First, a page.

By Mickey Fineberg, PhD
Business owners often value loyalty to a very strong degree, even more than performance.
This becomes especially apparent when a long standing, hard working and loyal employee gets promoted and, all of a sudden, is less-than-competent at the next level.
A good case in point is a distribution center supervisor (Ted) working for the owner (Bob) of a small, growing, specialty retail chain.
The distribution center for many years was relatively small. Ted started as a jack of all trades worker about 10 years prior. He next became a supervisor responsible for about eight people. At that point, the process for merchandise receiving, organization and distribution (to the stores) was fairly standard. Dedication, attention to detail and hard work were essential ingredients to getting the job done and Ted consistently delivered for eight good years. Ted was affable and a strong performance model, and his work ethic and attention to detail were exemplary. People often followed his example and he would put in the time to make up for those who were less productive.
After many more stores were added to the chain, the distribution center required expansion and relocation to another facility more than three times the size. People were added to the operation and before long, Ted was promoted. He was now managing supervisors, handling greater complexity in processes, logistics and vendor relationships, and not doing a very good job at all.
Ted felt a personal connection with Bob and the feelings were mutual. Both Ted and Bob attended important events in one another's lives, occasionally played golf together and shared an intense interest in sports. Most importantly, Bob trusted Ted and strongly valued his loyalty.
Ted's struggle to manage his operation was causing Bob to spend excess time providing planning and organizational guidance, resolving employee and vendor problems, and managing store manager complaints on chronic shipping miscues. The extra time was also interfering with Bob's customer and merchandising focus.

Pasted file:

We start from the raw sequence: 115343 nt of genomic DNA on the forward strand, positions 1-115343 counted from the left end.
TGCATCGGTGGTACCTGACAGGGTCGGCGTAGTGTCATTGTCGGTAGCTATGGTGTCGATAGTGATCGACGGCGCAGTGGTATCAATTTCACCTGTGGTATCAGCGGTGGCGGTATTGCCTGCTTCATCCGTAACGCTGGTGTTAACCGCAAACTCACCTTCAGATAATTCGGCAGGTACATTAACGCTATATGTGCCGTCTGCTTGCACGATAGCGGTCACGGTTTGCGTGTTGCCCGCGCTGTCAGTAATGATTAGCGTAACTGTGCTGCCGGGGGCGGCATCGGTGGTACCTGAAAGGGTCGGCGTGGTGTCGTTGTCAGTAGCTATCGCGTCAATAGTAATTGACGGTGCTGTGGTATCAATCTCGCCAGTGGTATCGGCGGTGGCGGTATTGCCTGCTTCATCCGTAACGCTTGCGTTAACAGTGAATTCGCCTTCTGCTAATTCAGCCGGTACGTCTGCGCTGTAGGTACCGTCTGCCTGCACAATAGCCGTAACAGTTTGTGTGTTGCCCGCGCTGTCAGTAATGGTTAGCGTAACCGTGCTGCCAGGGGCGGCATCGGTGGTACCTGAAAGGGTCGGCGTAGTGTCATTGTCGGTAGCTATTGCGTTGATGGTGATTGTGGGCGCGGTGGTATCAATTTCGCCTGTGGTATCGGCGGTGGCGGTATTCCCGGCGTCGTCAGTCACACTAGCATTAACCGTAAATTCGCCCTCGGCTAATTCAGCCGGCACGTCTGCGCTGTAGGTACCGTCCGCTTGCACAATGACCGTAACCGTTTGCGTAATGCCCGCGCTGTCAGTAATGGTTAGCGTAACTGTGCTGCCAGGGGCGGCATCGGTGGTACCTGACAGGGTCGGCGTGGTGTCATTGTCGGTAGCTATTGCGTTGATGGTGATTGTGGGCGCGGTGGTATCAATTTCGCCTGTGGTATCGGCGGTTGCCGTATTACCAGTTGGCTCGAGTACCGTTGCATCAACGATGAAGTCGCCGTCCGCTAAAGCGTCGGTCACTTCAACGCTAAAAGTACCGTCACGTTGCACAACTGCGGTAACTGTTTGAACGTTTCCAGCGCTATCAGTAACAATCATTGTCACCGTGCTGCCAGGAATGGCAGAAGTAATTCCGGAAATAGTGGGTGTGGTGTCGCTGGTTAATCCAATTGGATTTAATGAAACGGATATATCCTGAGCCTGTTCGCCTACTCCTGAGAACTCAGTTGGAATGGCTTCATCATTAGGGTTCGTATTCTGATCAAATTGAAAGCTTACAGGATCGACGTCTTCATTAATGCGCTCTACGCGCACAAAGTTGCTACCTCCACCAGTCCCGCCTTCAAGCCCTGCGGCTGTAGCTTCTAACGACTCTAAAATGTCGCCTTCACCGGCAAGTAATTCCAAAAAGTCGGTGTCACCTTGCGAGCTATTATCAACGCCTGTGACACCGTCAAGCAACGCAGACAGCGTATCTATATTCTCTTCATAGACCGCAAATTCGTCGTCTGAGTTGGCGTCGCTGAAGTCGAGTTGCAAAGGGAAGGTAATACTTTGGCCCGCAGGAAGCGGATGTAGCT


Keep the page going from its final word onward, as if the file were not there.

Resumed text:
Bob was not shy about complaining to Ted, making him aware of his mistakes and giving advice on the right things to do, but continued to compensate for his performance problems. Essentially, the implicit message Bob was sending: "Ted, I value your hard work and loyalty. As long as you continue to give that to me, your job is safe and I'll compensate for, and protect you from, your performance problems."
Coaching Bob involved the following objectives:
Resolution strategy that Bob executed:
It was discovered that most of Ted's problem was not standing up to potentially conflictual situations. In other words, Ted was not leveraging his positive social skills to resolve conflict and build more productive ties with his people, vendors and store managers. To a lesser degree, more knowledge regarding warehouse and distribution management was also needed. Bob made a training investment along these lines after Ted demonstrated substantive gains in managing key relationships over the four-month (probationary) period.
I have seen similar situations in coaching a business owner like Bob where the employee did not step up and improve. Nevertheless, a (reasonably) mutually beneficial resolution was achieved. In either case, business owners soon discover that resolving a festering performance problem benefited the business, and did not hurt the relationship with the employee or spread negative feelings in the organization. Conversely, people respect their bosses for a genuine performance focus because it enables everyone to be productive and to be rewarded fairly.
In short, loyalty is important, but performance makes the difference.Print Article